Posts Tagged“sewing machine”

The confessions of a Craftsy class hoarder

my craftsy classes

This is the sad story of how I hoard sewing classes (because they are amazing!) and then how I never end up watching them (because I find out about other amazing things!)

I want to change. A little. At least finish one of my 5 Craftsy classes that I enrolled in the last few years.

Now, Craftsy is having a class sale this weekend and I hope I have enough strenght not to take the Jean-ius Reverse Engineer Your Favorite Fit class. Must have discipline!

The 5 classes I am enrolled in and a bit of context about each:

Pant Fitting techniques with Sandra Betzina
Pant Construction techniques with Sandra Betzina

I took these two classes because I wanted to master the art of pants-making. I am pretty good at making pajama pants and have been lucky with some pairs of shorts, but I would like to really, really understand pant-making and always be able to make my own perfect pair of pants, wherever I go, with any fabric I want.

I almost finished this class until my first pants turned out huge and – after spending many hours watching and sewing – I gave up. I still have the pattern from the class and I’d like to give it another try.

Beginner Serging

This class is really great and I wish I had the patience to follow it, as I am now only using my serger at probably 5% of its potential. Must find a really good reason! I mean, project!
The classic tailored shirt

The classic tailored shirt is something I really want to make. And potentially master. I even have the perfect chambray in my stash. I don’t have a tailored shirt pattern, now that I left almost all my pattern collection when we moved, but I do have the Collette negroni with me, and I might just use that!

Essential techniques every knitter should know

I took this because I wanted to learn everything I needed about knitting, turns out I am super stubborn and would rather make a million mistakes than listen to the soothing voice of this lady to can probably knit anything.

Please note that the link above are affiliate links, which means that if you want to commit the same sins feel as passionate about learning as I do, I will get a small percentage of the sale of that class. No pressure 😉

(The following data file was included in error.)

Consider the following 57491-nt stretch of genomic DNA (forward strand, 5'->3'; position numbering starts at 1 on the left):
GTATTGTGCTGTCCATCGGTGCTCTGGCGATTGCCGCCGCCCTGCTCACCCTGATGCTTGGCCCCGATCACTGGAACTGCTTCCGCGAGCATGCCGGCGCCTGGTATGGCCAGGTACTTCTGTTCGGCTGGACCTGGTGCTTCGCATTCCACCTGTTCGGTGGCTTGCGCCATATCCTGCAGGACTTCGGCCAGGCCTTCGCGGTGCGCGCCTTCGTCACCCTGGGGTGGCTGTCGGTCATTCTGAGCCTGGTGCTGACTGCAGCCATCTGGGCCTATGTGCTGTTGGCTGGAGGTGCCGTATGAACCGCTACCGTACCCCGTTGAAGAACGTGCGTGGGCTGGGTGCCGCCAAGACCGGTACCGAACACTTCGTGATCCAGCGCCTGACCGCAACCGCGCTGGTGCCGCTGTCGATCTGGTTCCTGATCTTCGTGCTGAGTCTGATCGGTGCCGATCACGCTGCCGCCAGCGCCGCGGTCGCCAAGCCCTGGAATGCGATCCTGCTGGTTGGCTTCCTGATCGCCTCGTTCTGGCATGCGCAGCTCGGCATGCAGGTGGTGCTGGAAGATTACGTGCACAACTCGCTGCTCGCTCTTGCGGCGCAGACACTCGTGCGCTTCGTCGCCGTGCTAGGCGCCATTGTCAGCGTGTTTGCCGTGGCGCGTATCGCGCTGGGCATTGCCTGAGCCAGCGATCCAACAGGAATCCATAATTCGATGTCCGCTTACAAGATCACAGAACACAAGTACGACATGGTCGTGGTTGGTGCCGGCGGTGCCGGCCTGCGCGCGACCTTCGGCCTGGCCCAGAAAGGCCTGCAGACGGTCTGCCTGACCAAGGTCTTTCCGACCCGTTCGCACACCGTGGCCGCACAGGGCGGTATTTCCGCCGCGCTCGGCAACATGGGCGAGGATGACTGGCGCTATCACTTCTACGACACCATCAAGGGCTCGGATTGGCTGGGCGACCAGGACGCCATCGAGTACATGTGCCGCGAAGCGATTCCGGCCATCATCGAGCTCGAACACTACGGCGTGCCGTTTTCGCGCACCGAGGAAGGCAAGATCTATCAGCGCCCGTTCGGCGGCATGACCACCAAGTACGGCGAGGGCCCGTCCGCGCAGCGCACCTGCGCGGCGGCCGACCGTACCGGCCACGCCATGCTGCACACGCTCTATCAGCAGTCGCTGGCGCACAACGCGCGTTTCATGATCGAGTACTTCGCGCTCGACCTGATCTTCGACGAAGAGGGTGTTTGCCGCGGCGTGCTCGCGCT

What about you? Are you a class hoarder as well or actually a doer? How do you do it? What do you do while you watch the classes so that you can be attentive but not get bored?

Wanted: Fashion Design and Pattern Making Books Recommendations

apple and books

Like many pattern-makers-to-be or pattern making newbies, if you want, I sometimes tend to feel like I maybe need to study this properly in order to make something of it. The only formal fashion design and pattern making class that I could take right now is an online class.

I am mainly a self-learner and I know I can save a lot of time learning by myself (in-class experience with fellow student and a teacher who interacts with you is still the best for me, but not always possible). A Coursera and Udacity and Codecademy aficionado, I’ve also noticed I prefer books to instructional video. I read faster than I watch videos and sometimes I can’t fully concentrate on a video. At the same time I can read perfectly comfortable in a room full of screaming babies (not something I am usually exposed to, buy just saying).

So, as I decide whether I want to pay the online course or read the good books, in my time on my rules, I day-dream about my sewing, pattern-making and fashion design library.

My go-to book for pattern-making is Patternmaking for Fashion Design by Helen Joseph-Armstrong. This book is one of the most valuable book buys I made in the last three years. I actually stopped buying pattern magazines when I realised how easy it was to adapt and modify existing patterns.

Other two books I like but don’t actually use are Coletterie and the first Burdastyle book. They are both great for inspiration, but I did’t make anything out of them. (I almost finished a chocolate truffle, but made a major mistake when fitting the back and the dress ended in the “to fix” basket).

What other books are the stars of your collection? Which books would you like to read? What are the “stay away from” pieces?

 

 

 

How to Get Perfect Darts with Tailor Tacks

This week I learned something quite cool: using tailor tacks for darts. I don’t know why I never put any attention into this previously, but it’s quite a time saver, you get perfect darts and there’s no mess or unhappy after-washing incidents.

First insert the needle once through both layers of fabric. This is a skirt dart, but a bust dart works the same.

taylor tacks 1

Then slightly open the two layers, making sure the thread is long enough to cut.

taylor tacks 2

And snip, making sure you left the threads a bit longer, so they don’t get fished out when you move the fabric.

taylor tacks 3

Another thing I mark on the fabric are the dart legs. You can mark this with tailor chalk or washable marker, but I just create small snips at the same time as I cut the fabric from the pattern.

taylor tacks 4

Now all you need to do is match the snips and create a triangle with your tailor tack (that pink thread at the end of the triangle)

taylor tacks 5

You then sew the dart, making sure to sew a few stitches backward when you start and end your line. Some experienced sewists say you shouldn’t backstitch at the end of the dart. You can simply tie the threads at the end, but I do this when the fabric is crisper and I know the pleats are not going to be pulled to much, thus they will not show on the right side of the fabric.

taylor tacks 6

Just remove the tailor tack and here you go: your perfect dart.

taylor tacks 7

Now press and continue with the next steps of your project.

Do you have a different way of getting perfect darts? Do share 🙂